|US5742905||Sep 19, 1994||Apr 21, 1998||Bell Communications Research, Inc.||Personal communications internetworking|
|US5848397||Apr 19, 1996||Dec 8, 1998||Juno Online Services, L.P.||Method and apparatus for scheduling the presentation of messages to computer users|
|US5852657||Jun 18, 1997||Dec 22, 1998||Bellsouth Corporation||Method for visual delivery to a caller of selected information associated with a telephone number in an advanced intelligent network via public switch telephone network|
|US5870549||Oct 6, 1997||Feb 9, 1999||Bobo, Ii; Charles R.||Systems and methods for storing, delivering, and managing messages|
|US5946386 *||Mar 11, 1996||Aug 31, 1999||Xantel Corporation||Call management system with call control from user workstation computers|
|US5960073 *||Sep 30, 1997||Sep 28, 1999||Genesys Telecommunications Laboratories , Inc.||Method and apparatus for providing an interactive home agent with access to call center functionality and resources|
|US6046762 *||Apr 1, 1997||Apr 4, 2000||Cosmocom, Inc.||Multimedia telecommunication automatic call distribution system|
|US6122357||Apr 8, 1998||Sep 19, 2000||Bell Atlantic Network Services, Inc.||Providing enhanced services through double SIV and personal dial tone|
|US6167119||Jan 12, 1998||Dec 26, 2000||Bell Atlantic Network Services, Inc.||Providing enhanced services through SIV and personal dial tone|
|US6181928 *||Aug 21, 1997||Jan 30, 2001||Ericsson Inc.||Method and apparatus for event notification for wireless devices|
|US6219407||Jan 16, 1998||Apr 17, 2001||International Business Machines Corporation||Apparatus and method for improved digit recognition and caller identification in telephone mail messaging|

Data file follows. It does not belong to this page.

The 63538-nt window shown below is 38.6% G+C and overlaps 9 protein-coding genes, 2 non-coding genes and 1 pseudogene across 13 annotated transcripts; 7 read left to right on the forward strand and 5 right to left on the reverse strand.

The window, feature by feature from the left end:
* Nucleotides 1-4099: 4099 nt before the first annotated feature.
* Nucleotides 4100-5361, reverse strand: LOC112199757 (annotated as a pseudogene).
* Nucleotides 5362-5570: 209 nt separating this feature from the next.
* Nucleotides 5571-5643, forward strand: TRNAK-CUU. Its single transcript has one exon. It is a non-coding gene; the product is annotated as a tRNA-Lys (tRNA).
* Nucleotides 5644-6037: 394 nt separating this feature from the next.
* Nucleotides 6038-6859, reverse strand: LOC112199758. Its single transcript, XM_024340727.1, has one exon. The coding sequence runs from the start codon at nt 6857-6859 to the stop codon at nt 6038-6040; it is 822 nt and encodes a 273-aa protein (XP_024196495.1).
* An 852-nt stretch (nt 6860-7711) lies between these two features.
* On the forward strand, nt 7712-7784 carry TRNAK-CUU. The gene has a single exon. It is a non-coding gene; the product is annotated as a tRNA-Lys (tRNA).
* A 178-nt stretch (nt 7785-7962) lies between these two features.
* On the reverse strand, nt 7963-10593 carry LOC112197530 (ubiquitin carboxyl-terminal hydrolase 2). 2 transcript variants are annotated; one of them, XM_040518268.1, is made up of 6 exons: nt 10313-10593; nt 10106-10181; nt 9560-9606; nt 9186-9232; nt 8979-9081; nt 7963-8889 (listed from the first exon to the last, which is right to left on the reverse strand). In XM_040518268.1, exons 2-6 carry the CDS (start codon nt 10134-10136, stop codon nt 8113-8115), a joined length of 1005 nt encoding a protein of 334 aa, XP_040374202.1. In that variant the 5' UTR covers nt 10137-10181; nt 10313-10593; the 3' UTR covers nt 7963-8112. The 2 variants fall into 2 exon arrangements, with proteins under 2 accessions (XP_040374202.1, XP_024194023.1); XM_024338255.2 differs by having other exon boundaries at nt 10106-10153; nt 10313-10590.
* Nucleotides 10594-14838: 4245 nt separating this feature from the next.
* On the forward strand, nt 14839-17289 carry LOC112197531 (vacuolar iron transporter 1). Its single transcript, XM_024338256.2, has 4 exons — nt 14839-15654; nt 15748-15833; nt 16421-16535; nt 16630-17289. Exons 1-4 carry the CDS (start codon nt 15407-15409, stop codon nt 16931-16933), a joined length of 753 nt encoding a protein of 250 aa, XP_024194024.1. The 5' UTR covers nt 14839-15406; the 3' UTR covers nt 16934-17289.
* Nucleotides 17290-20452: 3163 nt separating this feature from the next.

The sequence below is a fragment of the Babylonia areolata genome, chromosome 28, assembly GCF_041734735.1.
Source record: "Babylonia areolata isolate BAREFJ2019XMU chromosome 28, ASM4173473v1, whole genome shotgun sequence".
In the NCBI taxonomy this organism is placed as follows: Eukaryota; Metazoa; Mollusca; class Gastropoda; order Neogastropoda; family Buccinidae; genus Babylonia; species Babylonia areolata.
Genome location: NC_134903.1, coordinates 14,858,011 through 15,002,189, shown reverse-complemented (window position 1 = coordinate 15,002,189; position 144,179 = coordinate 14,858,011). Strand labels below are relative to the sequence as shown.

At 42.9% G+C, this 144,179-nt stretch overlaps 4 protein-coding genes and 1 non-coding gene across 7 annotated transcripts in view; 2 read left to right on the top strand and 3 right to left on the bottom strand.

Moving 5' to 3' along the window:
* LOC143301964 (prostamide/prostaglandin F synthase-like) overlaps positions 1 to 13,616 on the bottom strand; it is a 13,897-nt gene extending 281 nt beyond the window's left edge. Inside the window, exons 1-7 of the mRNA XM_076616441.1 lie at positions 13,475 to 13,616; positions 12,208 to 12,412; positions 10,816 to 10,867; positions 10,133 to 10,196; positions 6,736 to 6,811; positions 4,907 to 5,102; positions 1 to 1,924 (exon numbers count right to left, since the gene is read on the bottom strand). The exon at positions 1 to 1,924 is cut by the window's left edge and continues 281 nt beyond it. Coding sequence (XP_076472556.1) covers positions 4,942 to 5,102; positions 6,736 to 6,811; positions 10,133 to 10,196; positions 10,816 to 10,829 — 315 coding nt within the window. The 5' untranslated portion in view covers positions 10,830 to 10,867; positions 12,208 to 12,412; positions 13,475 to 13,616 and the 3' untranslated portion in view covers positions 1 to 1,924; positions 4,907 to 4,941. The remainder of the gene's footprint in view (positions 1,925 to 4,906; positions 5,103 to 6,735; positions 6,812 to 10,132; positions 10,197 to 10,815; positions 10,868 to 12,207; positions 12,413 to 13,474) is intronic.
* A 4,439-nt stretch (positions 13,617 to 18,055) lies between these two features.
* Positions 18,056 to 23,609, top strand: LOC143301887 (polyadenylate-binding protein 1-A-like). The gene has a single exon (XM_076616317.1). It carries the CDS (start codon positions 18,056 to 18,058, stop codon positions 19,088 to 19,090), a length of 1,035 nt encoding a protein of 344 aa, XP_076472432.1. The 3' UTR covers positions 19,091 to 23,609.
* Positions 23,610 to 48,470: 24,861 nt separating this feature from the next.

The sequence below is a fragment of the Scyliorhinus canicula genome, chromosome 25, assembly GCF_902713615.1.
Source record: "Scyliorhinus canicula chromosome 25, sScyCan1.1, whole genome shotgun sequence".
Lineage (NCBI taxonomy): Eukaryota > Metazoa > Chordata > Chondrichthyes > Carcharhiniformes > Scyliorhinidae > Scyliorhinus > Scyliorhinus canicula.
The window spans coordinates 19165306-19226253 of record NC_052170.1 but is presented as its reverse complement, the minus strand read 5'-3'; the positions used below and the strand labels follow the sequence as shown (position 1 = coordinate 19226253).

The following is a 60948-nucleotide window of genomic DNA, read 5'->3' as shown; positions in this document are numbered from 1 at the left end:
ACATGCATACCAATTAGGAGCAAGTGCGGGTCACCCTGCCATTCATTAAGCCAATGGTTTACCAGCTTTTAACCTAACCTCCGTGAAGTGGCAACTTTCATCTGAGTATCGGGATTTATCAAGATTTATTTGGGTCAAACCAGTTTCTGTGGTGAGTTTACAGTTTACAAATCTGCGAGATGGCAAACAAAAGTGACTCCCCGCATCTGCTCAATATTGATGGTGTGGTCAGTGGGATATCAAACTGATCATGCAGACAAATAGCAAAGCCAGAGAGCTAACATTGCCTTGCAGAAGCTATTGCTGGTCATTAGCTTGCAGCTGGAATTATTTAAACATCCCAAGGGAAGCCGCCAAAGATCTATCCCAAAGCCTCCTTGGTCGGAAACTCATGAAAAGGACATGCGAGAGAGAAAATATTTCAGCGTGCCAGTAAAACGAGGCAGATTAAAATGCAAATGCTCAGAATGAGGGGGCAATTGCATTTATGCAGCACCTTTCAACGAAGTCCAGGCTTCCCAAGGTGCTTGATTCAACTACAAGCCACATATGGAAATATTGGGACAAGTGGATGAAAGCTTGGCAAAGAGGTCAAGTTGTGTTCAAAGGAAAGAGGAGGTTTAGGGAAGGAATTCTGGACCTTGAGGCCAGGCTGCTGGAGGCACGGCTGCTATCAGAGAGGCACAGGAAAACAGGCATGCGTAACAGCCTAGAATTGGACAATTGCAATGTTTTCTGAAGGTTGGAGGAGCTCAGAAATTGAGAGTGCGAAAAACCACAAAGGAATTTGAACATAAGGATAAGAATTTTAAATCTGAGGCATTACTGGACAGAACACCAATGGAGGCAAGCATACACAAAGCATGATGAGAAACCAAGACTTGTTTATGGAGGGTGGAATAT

|US6233315 *||May 21, 1998||May 15, 2001||Bell Atlantic Network Services, Inc.||Methods and apparatus for increasing the utility and interoperability of peripheral devices in communications systems|
|US6483898 *||Sep 11, 1998||Nov 19, 2002||Ameritech Corporation||System and method for providing visual indication of caller and telephony platform information on customer premises equipment|
|Citing Patent||Filing date||Publication date||Applicant||Title|
|US7218709 *||Dec 22, 2003||May 15, 2007||At&T Corp.||Intelligent voicemail message waiting system and method|
|US7929675||Jul 20, 2006||Apr 19, 2011||At&T Intellectual Property I, L.P.||Visual caller identification|
|US7945253||Sep 16, 2009||May 17, 2011||At&T Intellectual Property I, L.P.||Method, system, and storage medium for providing comprehensive originator identification services|
|US7978841||Oct 19, 2009||Jul 12, 2011||At&T Intellectual Property I, L.P.||System and method for gathering information related to a geographical location of a caller in a public switched telephone network|
|US8019064||Dec 20, 2007||Sep 13, 2011||At&T Intellectual Property I, L.P.||Remote notification of communications|
|US8073121||Oct 28, 2008||Dec 6, 2011||At&T Intellectual Property I, L.P.||Caller ID messaging|
|US8102994||Dec 30, 2009||Jan 24, 2012||At&T Intellectual Property I, L.P.||Client survey systems and methods using caller identification information|
|US8139758||Aug 25, 2008||Mar 20, 2012||At&T Intellectual Property I, L.P.||Voice caller ID|